As I mentioned before (https://christiannoob.wordpress.com/2010/11/walking-by-lutheran-church-no-930/), I started reading “This We Believe” from the Wisconsin Evangelical Lutheran Synod website (http://www.wels.net/). I’m including two quotes that have made me think what it means to be a “true” Christian. Of course, I might be wrong.
Although I’ve heard the concept that the Old Testament predicted the coming of Jesus many times before, the words in the following quote made this concept clearer to understand and believe.
“5. We believe that the entire Bible is Christ-centered. In the Old Testament God repeatedly promised a divine deliverer from sin, death, and hell. The New Testament proclaims that this promised deliverer has come in the person of Jesus of Nazareth. Jesus himself says of the Old Testament, ‘These are the Scriptures that testify about me’ (John 5:39).”
Maybe I’m desperate to understand and find God that I’m too naive to be eagerly attracted to any likable text (not saying that such text could be wrong, as of yet). I just fail to question my beliefs at times. I also fail to remember that people are imperfect and that human understanding and comprehension are painfully limited.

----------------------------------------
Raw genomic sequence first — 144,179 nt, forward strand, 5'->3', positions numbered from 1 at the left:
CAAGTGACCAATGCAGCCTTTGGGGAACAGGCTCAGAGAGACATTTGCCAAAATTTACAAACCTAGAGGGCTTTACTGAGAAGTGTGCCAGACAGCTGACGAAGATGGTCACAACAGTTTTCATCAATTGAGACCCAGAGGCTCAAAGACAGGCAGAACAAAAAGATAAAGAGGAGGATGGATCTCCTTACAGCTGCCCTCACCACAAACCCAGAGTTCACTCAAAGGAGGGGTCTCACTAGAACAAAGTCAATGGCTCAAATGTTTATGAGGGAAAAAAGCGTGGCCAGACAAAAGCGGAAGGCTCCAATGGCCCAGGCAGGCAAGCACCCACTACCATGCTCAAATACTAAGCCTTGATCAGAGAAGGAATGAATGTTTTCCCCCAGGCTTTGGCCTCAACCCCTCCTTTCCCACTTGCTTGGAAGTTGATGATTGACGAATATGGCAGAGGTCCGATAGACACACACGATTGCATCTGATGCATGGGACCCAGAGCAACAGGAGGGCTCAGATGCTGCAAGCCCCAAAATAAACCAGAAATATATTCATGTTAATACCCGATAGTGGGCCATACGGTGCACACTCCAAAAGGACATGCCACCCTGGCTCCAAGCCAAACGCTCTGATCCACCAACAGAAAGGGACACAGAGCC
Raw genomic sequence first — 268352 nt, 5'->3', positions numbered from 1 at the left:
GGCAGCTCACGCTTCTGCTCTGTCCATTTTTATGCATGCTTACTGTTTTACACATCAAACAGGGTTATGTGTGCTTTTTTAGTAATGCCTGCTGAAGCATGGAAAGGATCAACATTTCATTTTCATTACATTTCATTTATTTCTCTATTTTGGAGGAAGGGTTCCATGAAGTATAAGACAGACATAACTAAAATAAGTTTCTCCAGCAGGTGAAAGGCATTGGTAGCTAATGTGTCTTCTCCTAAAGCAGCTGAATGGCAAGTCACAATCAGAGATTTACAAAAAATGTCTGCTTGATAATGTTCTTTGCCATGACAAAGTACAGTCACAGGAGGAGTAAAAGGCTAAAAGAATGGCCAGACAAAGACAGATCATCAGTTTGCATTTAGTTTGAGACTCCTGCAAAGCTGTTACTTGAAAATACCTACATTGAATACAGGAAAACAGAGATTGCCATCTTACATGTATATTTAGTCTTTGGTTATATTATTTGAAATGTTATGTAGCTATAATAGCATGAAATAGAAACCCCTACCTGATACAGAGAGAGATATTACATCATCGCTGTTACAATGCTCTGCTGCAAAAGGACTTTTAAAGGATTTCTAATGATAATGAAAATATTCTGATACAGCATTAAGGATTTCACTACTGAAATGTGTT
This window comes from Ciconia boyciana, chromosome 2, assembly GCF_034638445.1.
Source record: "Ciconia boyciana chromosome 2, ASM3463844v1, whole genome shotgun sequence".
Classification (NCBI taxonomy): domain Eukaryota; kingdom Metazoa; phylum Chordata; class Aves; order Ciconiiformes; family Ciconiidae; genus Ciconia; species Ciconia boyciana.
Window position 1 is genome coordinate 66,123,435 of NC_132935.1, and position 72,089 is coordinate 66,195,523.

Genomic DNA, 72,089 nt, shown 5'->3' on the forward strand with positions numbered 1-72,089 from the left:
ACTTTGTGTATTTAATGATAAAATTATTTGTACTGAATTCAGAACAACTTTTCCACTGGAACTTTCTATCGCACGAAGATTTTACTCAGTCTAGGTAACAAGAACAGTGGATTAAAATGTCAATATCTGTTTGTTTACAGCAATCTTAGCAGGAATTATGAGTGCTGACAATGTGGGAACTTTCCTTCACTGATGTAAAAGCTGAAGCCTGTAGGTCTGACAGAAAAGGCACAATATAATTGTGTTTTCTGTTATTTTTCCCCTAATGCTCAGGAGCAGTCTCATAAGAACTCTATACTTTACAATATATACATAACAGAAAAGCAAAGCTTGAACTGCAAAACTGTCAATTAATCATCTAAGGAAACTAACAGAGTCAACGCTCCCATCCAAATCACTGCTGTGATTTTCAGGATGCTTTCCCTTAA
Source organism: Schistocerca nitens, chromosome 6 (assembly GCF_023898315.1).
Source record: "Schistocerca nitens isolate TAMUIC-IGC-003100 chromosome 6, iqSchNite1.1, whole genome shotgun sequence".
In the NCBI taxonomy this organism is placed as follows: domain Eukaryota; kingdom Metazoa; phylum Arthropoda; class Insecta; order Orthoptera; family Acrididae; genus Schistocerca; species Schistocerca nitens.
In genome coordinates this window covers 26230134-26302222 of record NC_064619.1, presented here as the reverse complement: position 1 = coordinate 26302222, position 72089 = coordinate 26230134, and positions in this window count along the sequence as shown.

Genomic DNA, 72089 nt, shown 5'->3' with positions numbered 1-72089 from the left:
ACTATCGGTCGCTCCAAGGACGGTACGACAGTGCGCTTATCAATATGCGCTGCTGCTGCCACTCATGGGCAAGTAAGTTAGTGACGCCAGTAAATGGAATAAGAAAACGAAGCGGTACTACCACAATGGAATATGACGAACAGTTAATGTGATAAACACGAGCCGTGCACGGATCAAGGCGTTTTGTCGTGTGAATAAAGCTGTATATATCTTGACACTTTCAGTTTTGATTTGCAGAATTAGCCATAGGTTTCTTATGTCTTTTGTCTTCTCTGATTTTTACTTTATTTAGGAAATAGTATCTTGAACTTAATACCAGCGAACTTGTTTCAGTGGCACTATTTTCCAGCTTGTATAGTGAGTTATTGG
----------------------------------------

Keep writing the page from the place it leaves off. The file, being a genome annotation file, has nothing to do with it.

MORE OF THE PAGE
Then again I should point out that the following quote also from “This We Believe” makes lots of sense. We should keep in mind that some books referred to as the “true” or “best” interpretation of the Bible aren’t quite the Word of God. Some of these translations could be biased or simply erroneously false willingly or not.
“11. We believe that the original Hebrew text of the Old Testament and the Greek text of the New Testament are the inspired Word of God. Translations of the Hebrew and Greek that accurately reflect the meaning of the original text convey God’s truth to people and can properly be called the Word of God.”
Of course, we should admit and understand that it’s hard to say which Bible’s truer or better than another (https://christiannoob.wordpress.com/2010/06/my-bible-vs-your-bible/). For the time being, I keep jumping from NRSV to KJV to WEB.
In all, the WELS website’s got lots of good information to understand and reaffirm what it means to be a Christian. Nonetheless my curiosity doesn’t mean that I’m planing to change churches any time soon. If there’s one thing that I’ve learned and that’s changed me, it’s been the opportunity to be a servant of God by serving others. This last concept — heavily driven into our minds at FAPC — seems to be the truer meaning of being a Christian, at least to me within my limited humanoid understanding.